The Twitter affair of our site recently, made me thinking about the value of Twitter to our business. As it turns out, Twitter is playing a pretty significant role in our marketing efforts- My everyday Tweets from the site’s official Twitter account are attracting a lot of visitors to the site.
Not only that people are loving to find our contents through Twitter, but it also considers as a quality traffic source where people are spending lot of time on the site with more than the average pageviews per visitor. But is this the case in general? Apparently, not so much…
64% Of All Tweets Are Uninteresting
According to a study conducted by Carnegie Mellon University, MIT and Georgia Tech, users finds the big majority of Tweets as not so interesting, while quarter of Tweets are even indicated as completely worthless! Only slightly more than third of the total Tweets were found likable by the users.
As for the research itself: To provide a rating platform, the researchers have built the Who Gives a Tweet site where users can sign up (there is another research on the way, so participate!) and rate Tweets with three sorts of ratings- Positive, neutral and negative. They have collected nearly 44 thousands Tweets from about 21 thousands accounts in a three weeks period at early 2011.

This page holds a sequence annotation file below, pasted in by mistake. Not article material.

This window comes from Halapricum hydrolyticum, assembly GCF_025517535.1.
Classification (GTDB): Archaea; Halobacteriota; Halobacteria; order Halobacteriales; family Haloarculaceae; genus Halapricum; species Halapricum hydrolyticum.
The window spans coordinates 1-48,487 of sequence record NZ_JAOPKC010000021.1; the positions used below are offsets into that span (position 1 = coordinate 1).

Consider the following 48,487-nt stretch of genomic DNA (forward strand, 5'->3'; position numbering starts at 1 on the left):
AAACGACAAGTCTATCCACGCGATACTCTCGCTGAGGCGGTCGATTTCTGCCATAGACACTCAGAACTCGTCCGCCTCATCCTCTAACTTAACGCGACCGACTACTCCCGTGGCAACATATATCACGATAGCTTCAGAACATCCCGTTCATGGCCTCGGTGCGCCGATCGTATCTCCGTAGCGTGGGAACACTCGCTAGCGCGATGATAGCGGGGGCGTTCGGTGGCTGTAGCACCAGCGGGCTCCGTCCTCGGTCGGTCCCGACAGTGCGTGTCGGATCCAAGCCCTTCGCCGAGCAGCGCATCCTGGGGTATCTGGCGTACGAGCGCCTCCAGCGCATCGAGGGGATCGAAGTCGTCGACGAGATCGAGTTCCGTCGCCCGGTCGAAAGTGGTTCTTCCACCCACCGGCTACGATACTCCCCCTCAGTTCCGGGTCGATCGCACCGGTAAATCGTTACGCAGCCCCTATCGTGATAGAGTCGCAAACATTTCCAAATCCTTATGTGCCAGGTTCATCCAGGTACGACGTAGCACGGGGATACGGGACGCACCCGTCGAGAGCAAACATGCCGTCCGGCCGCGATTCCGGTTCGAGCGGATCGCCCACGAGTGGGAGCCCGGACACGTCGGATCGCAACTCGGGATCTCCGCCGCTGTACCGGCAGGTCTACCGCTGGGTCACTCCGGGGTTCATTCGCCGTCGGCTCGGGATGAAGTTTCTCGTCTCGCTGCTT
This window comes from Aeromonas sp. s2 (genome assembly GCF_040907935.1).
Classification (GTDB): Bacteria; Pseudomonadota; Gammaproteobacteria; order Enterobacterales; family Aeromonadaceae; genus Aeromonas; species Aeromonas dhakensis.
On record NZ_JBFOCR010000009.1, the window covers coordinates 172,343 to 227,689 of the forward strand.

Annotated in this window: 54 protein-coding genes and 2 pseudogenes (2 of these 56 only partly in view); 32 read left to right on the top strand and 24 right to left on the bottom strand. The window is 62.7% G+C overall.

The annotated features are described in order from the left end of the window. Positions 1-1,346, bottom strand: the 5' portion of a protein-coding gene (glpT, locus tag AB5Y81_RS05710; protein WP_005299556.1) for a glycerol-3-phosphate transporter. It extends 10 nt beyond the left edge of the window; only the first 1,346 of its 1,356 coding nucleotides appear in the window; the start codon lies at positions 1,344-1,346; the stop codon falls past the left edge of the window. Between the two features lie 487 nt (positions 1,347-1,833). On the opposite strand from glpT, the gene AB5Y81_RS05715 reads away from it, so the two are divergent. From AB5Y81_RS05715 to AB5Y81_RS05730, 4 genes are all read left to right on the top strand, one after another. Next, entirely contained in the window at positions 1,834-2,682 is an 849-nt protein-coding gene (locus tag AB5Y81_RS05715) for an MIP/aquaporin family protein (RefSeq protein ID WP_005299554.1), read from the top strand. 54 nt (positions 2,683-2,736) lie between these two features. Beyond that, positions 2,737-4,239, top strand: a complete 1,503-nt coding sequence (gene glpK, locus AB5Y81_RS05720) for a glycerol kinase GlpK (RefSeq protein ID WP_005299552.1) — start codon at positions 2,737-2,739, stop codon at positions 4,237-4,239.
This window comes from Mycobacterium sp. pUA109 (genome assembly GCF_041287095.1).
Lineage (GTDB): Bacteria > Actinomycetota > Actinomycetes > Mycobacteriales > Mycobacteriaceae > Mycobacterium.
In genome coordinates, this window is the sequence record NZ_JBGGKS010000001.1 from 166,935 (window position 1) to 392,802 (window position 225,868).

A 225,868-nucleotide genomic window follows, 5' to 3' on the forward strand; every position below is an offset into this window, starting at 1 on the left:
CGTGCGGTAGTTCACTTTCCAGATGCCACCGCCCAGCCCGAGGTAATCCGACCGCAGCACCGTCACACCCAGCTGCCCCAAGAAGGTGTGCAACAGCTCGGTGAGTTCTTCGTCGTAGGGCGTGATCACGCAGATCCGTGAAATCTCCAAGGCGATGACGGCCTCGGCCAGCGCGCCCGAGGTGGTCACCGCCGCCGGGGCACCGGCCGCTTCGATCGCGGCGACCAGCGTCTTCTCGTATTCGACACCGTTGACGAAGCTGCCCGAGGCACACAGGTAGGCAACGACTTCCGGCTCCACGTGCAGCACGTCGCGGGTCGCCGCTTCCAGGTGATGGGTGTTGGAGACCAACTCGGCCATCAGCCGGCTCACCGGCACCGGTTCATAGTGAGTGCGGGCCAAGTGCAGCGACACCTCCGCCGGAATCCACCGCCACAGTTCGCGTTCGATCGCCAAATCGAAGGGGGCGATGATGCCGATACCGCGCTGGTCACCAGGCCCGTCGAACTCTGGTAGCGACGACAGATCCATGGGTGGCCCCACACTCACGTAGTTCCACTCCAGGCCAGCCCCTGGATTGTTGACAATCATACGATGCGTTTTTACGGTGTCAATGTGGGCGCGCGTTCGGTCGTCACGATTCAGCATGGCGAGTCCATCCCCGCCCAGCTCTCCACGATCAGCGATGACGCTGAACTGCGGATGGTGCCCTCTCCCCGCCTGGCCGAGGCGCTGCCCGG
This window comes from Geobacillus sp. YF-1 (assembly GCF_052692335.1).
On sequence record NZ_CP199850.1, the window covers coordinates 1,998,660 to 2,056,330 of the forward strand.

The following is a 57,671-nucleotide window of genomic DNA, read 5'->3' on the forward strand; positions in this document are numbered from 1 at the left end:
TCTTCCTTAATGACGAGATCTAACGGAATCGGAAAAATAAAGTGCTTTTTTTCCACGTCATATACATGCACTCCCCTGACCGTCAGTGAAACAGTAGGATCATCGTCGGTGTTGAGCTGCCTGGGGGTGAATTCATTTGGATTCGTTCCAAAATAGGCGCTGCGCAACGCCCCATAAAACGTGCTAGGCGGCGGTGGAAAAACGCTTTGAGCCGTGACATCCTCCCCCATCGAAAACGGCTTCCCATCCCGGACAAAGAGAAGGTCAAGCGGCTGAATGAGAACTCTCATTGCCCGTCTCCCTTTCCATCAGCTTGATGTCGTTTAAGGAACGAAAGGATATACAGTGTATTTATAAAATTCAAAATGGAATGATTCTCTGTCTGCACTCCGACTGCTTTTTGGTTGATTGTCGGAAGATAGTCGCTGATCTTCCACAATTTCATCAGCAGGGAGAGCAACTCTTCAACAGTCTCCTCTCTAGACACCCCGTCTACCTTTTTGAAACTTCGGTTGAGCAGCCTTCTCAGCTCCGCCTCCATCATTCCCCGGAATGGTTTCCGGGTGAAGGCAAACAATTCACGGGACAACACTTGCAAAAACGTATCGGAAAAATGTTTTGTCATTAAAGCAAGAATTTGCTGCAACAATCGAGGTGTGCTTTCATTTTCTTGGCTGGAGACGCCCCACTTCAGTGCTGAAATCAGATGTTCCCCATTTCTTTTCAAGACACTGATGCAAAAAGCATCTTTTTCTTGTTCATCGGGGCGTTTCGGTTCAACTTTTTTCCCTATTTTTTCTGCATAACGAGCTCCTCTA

The results were pretty unequivocal. Only 36% of the Tweets gained a positive rating while 25% gained a negative rating and 39% received a natural rating. Meaning that almost two thirds of all Tweets are pretty uninteresting (by the least)! The researcher Michael Bernstein has summarized it up: “A well-received tweet is not all that common, a significant amount of content is considered not worth reading, for a variety of reasons.”
The researchers have provided several tips to improve the quality of Tweets:
- People are bored from old news Tweets.
- Opinion or a relevant facts about the issue may increase interest.
- Although Twitter is up to 140 characters messages platform, people like it even shorter.
- Using too many hashtags (#) or mentions (@) can confuse the readers.
- Too personal information might result negative reactions.
- Tweets with just links or a photo generally perform poorly.
- Too negative Tweets attracts negative reaction.
- Providing an interesting teaser may increase the Tweet CTR.
- Known people on Twitter are suggested to offer professional opinions, gossip or personal information (unlike the regular folks).
Here is a video of the researcher Paul Andre discussing the study: